United Kingdom: Employment falls by most in four years in Q3 amid Brexit uncertainty
November 12, 2019
The unemployment rate edged down to 3.8% in July–September from 3.9% in the previous rolling quarter. Employment, however, contracted by 58,000, which, while less than had been expected, marked the largest registered quarterly decline since May 2015, with fewer part-time jobs largely to blame. Moreover, the number of job vacancies continued to decline and nominal wage growth lost steam in July–September, even though wage growth continued to outpace inflation. These figures indicate that political uncertainty is weighing on jobs data, trimming the momentum of a previously robust labor market.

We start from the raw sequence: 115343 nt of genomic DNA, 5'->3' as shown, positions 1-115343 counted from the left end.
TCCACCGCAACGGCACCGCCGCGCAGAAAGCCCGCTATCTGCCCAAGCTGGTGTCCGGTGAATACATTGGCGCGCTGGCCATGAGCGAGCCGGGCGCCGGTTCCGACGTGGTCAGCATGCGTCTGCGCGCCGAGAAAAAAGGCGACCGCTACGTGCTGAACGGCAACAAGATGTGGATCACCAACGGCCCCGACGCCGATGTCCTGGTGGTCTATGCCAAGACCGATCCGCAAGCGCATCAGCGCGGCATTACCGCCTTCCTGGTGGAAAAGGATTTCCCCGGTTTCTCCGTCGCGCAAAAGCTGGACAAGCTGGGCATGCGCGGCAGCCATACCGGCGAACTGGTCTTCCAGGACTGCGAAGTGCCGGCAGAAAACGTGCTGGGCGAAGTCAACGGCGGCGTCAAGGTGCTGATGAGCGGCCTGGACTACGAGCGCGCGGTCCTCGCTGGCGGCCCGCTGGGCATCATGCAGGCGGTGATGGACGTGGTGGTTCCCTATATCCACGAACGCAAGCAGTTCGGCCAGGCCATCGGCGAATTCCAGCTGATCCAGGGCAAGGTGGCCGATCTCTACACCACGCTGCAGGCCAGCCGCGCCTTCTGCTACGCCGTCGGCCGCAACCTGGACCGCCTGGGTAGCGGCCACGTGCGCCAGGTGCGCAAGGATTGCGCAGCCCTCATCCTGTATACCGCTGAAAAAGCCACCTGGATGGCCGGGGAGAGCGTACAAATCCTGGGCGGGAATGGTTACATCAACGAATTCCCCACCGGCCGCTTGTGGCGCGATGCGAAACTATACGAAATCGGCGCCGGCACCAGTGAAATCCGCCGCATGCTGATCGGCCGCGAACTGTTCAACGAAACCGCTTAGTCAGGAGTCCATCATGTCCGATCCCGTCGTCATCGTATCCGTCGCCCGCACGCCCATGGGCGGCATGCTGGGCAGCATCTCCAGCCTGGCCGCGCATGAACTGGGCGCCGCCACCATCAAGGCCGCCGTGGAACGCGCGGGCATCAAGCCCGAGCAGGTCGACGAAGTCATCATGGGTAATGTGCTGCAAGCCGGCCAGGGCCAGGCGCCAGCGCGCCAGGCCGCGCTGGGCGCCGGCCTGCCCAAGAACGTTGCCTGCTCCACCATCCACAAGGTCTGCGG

Looking further ahead, the outcome of upcoming elections and how they will shape Brexit will have a key bearing on the evolution of the labor market. Commenting on the uncertain outlook for the labor market ahead, James Smith, an economist at ING, noted:
“The jury is still out on whether this merely reflects a jobs market that is no longer tightening, or whether it is something more serious. Either way, this raises some question marks over wage growth – a key pillar in the Bank of England’s hawkish rationale over recent years.”
Author: Stephen Vogado, Economist